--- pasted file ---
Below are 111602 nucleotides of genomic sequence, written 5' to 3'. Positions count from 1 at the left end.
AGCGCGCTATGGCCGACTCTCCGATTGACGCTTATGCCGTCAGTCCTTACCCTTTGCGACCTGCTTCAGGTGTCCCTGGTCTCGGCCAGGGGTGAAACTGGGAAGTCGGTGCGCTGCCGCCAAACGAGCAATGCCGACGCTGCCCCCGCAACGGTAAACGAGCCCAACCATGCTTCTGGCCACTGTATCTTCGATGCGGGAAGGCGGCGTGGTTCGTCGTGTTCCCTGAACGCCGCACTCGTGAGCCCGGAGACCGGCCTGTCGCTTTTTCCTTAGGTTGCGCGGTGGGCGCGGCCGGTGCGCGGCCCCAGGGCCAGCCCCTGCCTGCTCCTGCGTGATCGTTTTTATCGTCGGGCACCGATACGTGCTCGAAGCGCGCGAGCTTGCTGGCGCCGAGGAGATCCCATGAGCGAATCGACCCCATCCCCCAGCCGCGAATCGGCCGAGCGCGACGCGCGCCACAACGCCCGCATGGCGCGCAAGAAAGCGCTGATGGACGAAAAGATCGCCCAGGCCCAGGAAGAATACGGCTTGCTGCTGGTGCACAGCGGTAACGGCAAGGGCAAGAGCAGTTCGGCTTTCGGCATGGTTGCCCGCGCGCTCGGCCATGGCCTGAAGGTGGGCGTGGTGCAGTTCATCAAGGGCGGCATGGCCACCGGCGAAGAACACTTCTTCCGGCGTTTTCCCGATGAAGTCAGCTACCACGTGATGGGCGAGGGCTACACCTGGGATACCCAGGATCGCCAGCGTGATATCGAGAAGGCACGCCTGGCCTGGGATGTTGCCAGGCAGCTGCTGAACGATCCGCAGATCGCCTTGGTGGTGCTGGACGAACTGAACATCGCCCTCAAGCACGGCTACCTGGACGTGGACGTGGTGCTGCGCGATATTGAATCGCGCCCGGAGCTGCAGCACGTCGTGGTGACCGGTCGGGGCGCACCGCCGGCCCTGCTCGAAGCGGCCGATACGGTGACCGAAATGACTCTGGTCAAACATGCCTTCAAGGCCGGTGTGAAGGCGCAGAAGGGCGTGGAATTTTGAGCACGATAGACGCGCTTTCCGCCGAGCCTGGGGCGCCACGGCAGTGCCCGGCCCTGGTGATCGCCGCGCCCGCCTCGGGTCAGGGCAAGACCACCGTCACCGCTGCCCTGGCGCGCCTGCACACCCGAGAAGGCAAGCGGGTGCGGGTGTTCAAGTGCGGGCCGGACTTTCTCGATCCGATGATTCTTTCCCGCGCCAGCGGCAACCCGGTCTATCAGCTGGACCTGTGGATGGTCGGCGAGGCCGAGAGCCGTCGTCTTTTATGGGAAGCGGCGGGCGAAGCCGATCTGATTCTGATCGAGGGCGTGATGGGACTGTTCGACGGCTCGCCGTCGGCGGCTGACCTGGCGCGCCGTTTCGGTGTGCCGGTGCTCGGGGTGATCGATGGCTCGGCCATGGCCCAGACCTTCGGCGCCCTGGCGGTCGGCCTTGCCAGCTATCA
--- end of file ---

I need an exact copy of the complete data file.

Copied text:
Below are 111602 nucleotides of genomic sequence, written 5' to 3'. Positions count from 1 at the left end.
AGCGCGCTATGGCCGACTCTCCGATTGACGCTTATGCCGTCAGTCCTTACCCTTTGCGACCTGCTTCAGGTGTCCCTGGTCTCGGCCAGGGGTGAAACTGGGAAGTCGGTGCGCTGCCGCCAAACGAGCAATGCCGACGCTGCCCCCGCAACGGTAAACGAGCCCAACCATGCTTCTGGCCACTGTATCTTCGATGCGGGAAGGCGGCGTGGTTCGTCGTGTTCCCTGAACGCCGCACTCGTGAGCCCGGAGACCGGCCTGTCGCTTTTTCCTTAGGTTGCGCGGTGGGCGCGGCCGGTGCGCGGCCCCAGGGCCAGCCCCTGCCTGCTCCTGCGTGATCGTTTTTATCGTCGGGCACCGATACGTGCTCGAAGCGCGCGAGCTTGCTGGCGCCGAGGAGATCCCATGAGCGAATCGACCCCATCCCCCAGCCGCGAATCGGCCGAGCGCGACGCGCGCCACAACGCCCGCATGGCGCGCAAGAAAGCGCTGATGGACGAAAAGATCGCCCAGGCCCAGGAAGAATACGGCTTGCTGCTGGTGCACAGCGGTAACGGCAAGGGCAAGAGCAGTTCGGCTTTCGGCATGGTTGCCCGCGCGCTCGGCCATGGCCTGAAGGTGGGCGTGGTGCAGTTCATCAAGGGCGGCATGGCCACCGGCGAAGAACACTTCTTCCGGCGTTTTCCCGATGAAGTCAGCTACCACGTGATGGGCGAGGGCTACACCTGGGATACCCAGGATCGCCAGCGTGATATCGAGAAGGCACGCCTGGCCTGGGATGTTGCCAGGCAGCTGCTGAACGATCCGCAGATCGCCTTGGTGGTGCTGGACGAACTGAACATCGCCCTCAAGCACGGCTACCTGGACGTGGACGTGGTGCTGCGCGATATTGAATCGCGCCCGGAGCTGCAGCACGTCGTGGTGACCGGTCGGGGCGCACCGCCGGCCCTGCTCGAAGCGGCCGATACGGTGACCGAAATGACTCTGGTCAAACATGCCTTCAAGGCCGGTGTGAAGGCGCAGAAGGGCGTGGAATTTTGAGCACGATAGACGCGCTTTCCGCCGAGCCTGGGGCGCCACGGCAGTGCCCGGCCCTGGTGATCGCCGCGCCCGCCTCGGGTCAGGGCAAGACCACCGTCACCGCTGCCCTGGCGCGCCTGCACACCCGAGAAGGCAAGCGGGTGCGGGTGTTCAAGTGCGGGCCGGACTTTCTCGATCCGATGATTCTTTCCCGCGCCAGCGGCAACCCGGTCTATCAGCTGGACCTGTGGATGGTCGGCGAGGCCGAGAGCCGTCGTCTTTTATGGGAAGCGGCGGGCGAAGCCGATCTGATTCTGATCGAGGGCGTGATGGGACTGTTCGACGGCTCGCCGTCGGCGGCTGACCTGGCGCGCCGTTTCGGTGTGCCGGTGCTCGGGGTGATCGATGGCTCGGCCATGGCCCAGACCTTCGGCGCCCTGGCGGTCGGCCTTGCCAGCTATCA